MEPS 353:255-264 (2008)  -  DOI: https://doi.org/10.3354/meps07180

Drifting fish aggregation devices could act as an ecological trap for tropical tuna species

Jean-Pierre Hallier1, Daniel Gaertner2,*

1Institut de Recherche pour le Développement (IRD) and Regional Tuna Tagging Project–Indian Ocean (RTTP-IO), c/o Indian Ocean Tuna Commission (IOTC), PO Box 1011, Victoria, Seychelles
2Institut de Recherche pour le Développement (IRD), UR 109, Centre de Recherche Halieutique Méditerranéenne et Tropicale, BP 171, 34203 Sète Cedex, France
*Corresponding author. Email:

ABSTRACT: Purse seine fishing on fish aggregating devices (FADs) has expanded considerably during the last 15 yr in tropical tuna purse seine fisheries, and FADs currently account for about 70% of their reported tuna catches. The scientific community has expressed concern over the consequences of this fishing practice in terms of yield per recruit and suspected detrimental effects on FAD-associated tunas. To explore possible detrimental effects, we compared stomach fullness, fish plumpness, growth rate, and migration behaviour between free school and drifting FAD-associated tunas for skipjack tuna Katsuwonus pelamis and yellowfin tuna Thunnus albacares caught in the Atlantic and Indian Oceans. Significant differences in fish plumpness and individual growth rates were found, suggesting that individuals associated with drifting FADs were less healthy than those in free schools. Since stomach fullness indicated that tunas associated with FADs eat less than those in free schools, the difference in growth rate and condition could be the consequence of altered feeding patterns. For each species, significant changes in migratory direction and displacement rates were observed in the presence of drifting FADs. These findings support the hypothesis that FADs act as a super-stimulus, misleading tunas to make inappropriate habitat selection. However, further studies are required to investigate the long-term effect of FADs on the entire life cycle of tunas.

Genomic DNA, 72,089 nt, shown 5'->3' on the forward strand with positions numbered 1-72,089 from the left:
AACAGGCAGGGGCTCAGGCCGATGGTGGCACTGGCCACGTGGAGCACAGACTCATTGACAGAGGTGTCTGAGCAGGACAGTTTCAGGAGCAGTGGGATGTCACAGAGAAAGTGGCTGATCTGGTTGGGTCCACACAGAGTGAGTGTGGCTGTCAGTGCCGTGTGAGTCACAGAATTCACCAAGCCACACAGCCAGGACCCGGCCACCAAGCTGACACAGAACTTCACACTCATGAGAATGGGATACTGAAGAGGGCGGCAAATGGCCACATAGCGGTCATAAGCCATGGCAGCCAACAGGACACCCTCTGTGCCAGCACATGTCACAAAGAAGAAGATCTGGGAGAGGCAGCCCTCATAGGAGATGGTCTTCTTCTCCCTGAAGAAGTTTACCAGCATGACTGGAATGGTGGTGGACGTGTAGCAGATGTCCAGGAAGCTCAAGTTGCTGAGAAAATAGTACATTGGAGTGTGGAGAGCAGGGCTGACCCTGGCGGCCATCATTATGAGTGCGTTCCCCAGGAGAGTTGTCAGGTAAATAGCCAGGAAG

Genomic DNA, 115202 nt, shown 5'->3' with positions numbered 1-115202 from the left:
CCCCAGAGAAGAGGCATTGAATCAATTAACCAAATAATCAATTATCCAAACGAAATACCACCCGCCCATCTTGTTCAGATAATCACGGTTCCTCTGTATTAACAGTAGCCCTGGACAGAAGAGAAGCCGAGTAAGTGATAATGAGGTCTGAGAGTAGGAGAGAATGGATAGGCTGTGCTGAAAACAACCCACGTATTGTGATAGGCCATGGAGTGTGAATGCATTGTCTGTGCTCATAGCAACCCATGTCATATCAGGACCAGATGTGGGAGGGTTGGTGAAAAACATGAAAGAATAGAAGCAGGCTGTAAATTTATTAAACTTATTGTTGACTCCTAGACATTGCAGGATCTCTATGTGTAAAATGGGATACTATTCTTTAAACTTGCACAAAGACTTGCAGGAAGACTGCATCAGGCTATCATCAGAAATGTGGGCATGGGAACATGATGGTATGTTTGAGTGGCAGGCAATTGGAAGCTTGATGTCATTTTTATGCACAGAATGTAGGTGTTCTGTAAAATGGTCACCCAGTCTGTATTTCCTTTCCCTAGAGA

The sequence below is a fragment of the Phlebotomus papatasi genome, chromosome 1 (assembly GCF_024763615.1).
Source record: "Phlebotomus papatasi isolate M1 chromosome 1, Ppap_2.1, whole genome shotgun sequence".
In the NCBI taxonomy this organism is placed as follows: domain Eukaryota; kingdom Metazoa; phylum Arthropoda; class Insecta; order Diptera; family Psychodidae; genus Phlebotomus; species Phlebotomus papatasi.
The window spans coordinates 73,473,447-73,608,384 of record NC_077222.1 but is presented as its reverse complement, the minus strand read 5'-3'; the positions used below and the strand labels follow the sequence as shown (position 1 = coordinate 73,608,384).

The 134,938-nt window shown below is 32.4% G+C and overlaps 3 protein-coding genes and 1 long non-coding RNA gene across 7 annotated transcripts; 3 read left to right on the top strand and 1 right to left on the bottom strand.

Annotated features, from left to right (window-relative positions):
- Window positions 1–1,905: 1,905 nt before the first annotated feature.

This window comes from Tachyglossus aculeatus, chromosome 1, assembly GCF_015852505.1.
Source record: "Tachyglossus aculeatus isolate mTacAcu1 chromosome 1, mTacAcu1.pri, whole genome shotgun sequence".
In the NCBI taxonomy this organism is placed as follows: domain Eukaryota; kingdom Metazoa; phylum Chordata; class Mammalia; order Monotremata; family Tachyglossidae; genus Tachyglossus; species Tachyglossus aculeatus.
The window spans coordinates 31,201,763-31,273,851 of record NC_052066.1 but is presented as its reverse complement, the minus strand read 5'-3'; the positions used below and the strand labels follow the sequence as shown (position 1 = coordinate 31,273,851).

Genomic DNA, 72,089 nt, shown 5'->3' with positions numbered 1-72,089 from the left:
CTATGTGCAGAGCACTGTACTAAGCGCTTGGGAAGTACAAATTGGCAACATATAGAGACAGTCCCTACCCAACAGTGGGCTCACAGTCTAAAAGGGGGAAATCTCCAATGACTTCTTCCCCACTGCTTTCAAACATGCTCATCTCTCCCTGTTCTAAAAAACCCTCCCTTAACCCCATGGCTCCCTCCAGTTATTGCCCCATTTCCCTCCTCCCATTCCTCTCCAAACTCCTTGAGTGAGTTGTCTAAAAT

KEY WORDS: Ecological trap · Tropical tunas · Fish aggregating devices · FADs · Purse seiners · Stomach fullness · Health indicator · Migratory pattern


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Cite this article as: Hallier J, Gaertner D (2008) Drifting fish aggregation devices could act as an ecological trap for tropical tuna species. Mar Ecol Prog Ser 353:255-264. https://doi.org/10.3354/meps07180

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